power plant expert

      During A, heat energy will raise the temperature of the water to boiling point.   As the water continues to boil in phase B, water is transforming into steam.   During this phase latent heat energy is said to be added, and the temperature will remain at boiling point.

      In phase C something new takes place.  The temperature rises beyond boiling point and only steam is present.   This is known as superheated steam.   For example, if the boiler pressure is at 1,500 pounds per square inch, steam becomes superheated at temperatures greater than 600°F.

      Unfortunately, boilers alone do a poor job of superheating steam, that is, continuing to raise the temperature of the steam present in phase C.   This is evident by the fact that phase C is quite small in comparison to phases A and B before it.   This inefficiency in producing ample amounts of superheated steam results in a small amount of useful energy being provided to the turbine down the line, which is bad, because steam turbines require exclusively superheated steam to run the generator.

      Next time we’ll see how to provide our steam turbine with more of what it needs to run the generator, more superheated steam.


Heat Energy Within the Power Plant – Water and Steam Cycle, Part 1

Monday, August 5th, 2013

      Last time we learned that electric utility power plant boilers are vessels that are reinforced with thick steel and are closed off from the surrounding atmosphere so as to facilitate the building up of highly pressurized steam.   This steam is laden with sensible heat energy, meaning it’s a useful energy, and it’s used to run steam turbines, which in turn drive electrical generators.   The end result is power to consumers.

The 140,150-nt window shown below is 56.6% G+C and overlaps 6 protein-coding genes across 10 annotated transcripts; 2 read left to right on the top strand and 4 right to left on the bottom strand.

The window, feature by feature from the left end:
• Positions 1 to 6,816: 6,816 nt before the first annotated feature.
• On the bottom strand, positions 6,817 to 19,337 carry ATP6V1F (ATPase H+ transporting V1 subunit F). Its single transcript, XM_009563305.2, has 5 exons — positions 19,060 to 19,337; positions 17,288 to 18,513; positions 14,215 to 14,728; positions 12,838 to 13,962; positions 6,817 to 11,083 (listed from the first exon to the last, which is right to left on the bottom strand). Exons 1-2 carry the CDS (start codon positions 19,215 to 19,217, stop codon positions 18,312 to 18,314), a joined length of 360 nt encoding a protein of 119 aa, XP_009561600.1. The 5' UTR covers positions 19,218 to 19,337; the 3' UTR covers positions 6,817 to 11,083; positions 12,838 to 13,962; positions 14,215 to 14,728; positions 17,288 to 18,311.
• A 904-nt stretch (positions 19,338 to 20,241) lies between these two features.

Let’s now revisit our basic electric utility boiler diagram to see how water and steam flow.

Electric Utility Power Plant

      Water is fed into the boiler, heat is applied externally, and steam exits through a pipe leading to the steam turbine.   You’ll notice that after the steam passes through the turbine, some of it is expelled into the surrounding atmosphere.

      Since water is being continuously boiled off to produce steam, the boiler must be continuously replenished with a fresh supply.   This is typically supplied by a nearby body of water, hence one reason that power plants are often situated on a lake or river.

      Since water contains both minerals and organic matter, including algae, a treatment system to remove these contaminants must be added to the water’s inlet area before it can be used.   This will keep operating parts such as the boiler and turbine free of damaging deposits.

electric utility power plant boiler and steam turbine

      The treatment system operates much like the water softener in your home, but on a larger scale.   Lake water is drawn into the system by a make-up pump, so named because it makes up, or replenishes spent water with a fresh supply.   The result is clean, mineral-free water that’s delivered to the boiler by a boiler feed pump, so named because its specific function is to feed water to the boiler.

      Feeding water to the boiler on a continuous basis is no easy task because of the steam straining to break free, and boiler feed pumps are massively powerful devices built to accomplish this.   They effectively force water into the boiler even as high internal pressures try to force the water out.   This pressure is often greater than 1,500 pounds per square inch (PSI) in modern power plants.

      So at this point we’ve discussed the fact that the boiler requires a continuous supply of fresh water, which is converted into high pressure steam, which is then sent on to spin a steam turbine.   The turbine powers an electrical generator, resulting in usable energy.

      If you’ve been reading along closely, you will have identified that as things stand now it’s a rather inefficient and wasteful system, a point which we’ll address in next week’s blog.